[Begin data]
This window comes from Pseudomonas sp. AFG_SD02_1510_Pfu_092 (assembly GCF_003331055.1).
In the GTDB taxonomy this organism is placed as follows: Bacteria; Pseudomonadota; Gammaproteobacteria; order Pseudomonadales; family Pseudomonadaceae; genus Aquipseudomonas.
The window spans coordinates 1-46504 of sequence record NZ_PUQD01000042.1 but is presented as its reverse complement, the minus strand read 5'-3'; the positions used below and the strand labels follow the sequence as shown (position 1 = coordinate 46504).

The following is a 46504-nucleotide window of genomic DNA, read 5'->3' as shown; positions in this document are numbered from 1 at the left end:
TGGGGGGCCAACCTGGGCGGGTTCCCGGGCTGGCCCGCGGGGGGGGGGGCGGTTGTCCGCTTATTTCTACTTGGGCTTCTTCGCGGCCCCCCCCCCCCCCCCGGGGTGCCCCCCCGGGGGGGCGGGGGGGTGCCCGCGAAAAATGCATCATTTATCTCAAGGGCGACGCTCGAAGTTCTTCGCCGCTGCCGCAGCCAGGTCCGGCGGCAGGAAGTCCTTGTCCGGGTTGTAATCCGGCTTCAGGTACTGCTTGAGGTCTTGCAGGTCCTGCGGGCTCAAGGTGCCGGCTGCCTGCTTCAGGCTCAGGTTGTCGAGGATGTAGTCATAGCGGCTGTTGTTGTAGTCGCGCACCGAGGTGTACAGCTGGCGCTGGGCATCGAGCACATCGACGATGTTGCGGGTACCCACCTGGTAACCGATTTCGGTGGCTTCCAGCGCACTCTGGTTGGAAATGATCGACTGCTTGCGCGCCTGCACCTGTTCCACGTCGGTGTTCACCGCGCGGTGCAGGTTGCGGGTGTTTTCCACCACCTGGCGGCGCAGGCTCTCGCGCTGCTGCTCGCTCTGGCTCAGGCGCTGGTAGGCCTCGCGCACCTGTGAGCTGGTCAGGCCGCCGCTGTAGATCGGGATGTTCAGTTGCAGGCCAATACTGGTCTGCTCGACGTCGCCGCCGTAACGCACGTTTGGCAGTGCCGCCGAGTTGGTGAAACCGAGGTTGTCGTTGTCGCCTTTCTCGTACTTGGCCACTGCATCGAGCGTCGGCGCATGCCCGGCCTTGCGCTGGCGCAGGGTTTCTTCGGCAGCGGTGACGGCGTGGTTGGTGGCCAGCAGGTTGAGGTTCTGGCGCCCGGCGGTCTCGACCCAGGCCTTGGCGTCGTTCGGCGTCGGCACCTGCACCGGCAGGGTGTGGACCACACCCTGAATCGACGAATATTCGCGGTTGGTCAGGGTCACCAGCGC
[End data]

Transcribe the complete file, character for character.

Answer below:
This window comes from Pseudomonas sp. AFG_SD02_1510_Pfu_092 (assembly GCF_003331055.1).
In the GTDB taxonomy this organism is placed as follows: Bacteria; Pseudomonadota; Gammaproteobacteria; order Pseudomonadales; family Pseudomonadaceae; genus Aquipseudomonas.
The window spans coordinates 1-46504 of sequence record NZ_PUQD01000042.1 but is presented as its reverse complement, the minus strand read 5'-3'; the positions used below and the strand labels follow the sequence as shown (position 1 = coordinate 46504).

The following is a 46504-nucleotide window of genomic DNA, read 5'->3' as shown; positions in this document are numbered from 1 at the left end:
TGGGGGGCCAACCTGGGCGGGTTCCCGGGCTGGCCCGCGGGGGGGGGGGCGGTTGTCCGCTTATTTCTACTTGGGCTTCTTCGCGGCCCCCCCCCCCCCCCCGGGGTGCCCCCCCGGGGGGGCGGGGGGGTGCCCGCGAAAAATGCATCATTTATCTCAAGGGCGACGCTCGAAGTTCTTCGCCGCTGCCGCAGCCAGGTCCGGCGGCAGGAAGTCCTTGTCCGGGTTGTAATCCGGCTTCAGGTACTGCTTGAGGTCTTGCAGGTCCTGCGGGCTCAAGGTGCCGGCTGCCTGCTTCAGGCTCAGGTTGTCGAGGATGTAGTCATAGCGGCTGTTGTTGTAGTCGCGCACCGAGGTGTACAGCTGGCGCTGGGCATCGAGCACATCGACGATGTTGCGGGTACCCACCTGGTAACCGATTTCGGTGGCTTCCAGCGCACTCTGGTTGGAAATGATCGACTGCTTGCGCGCCTGCACCTGTTCCACGTCGGTGTTCACCGCGCGGTGCAGGTTGCGGGTGTTTTCCACCACCTGGCGGCGCAGGCTCTCGCGCTGCTGCTCGCTCTGGCTCAGGCGCTGGTAGGCCTCGCGCACCTGTGAGCTGGTCAGGCCGCCGCTGTAGATCGGGATGTTCAGTTGCAGGCCAATACTGGTCTGCTCGACGTCGCCGCCGTAACGCACGTTTGGCAGTGCCGCCGAGTTGGTGAAACCGAGGTTGTCGTTGTCGCCTTTCTCGTACTTGGCCACTGCATCGAGCGTCGGCGCATGCCCGGCCTTGCGCTGGCGCAGGGTTTCTTCGGCAGCGGTGACGGCGTGGTTGGTGGCCAGCAGGTTGAGGTTCTGGCGCCCGGCGGTCTCGACCCAGGCCTTGGCGTCGTTCGGCGTCGGCACCTGCACCGGCAGGGTGTGGACCACACCCTGAATCGACGAATATTCGCGGTTGGTCAGGGTCACCAGCGC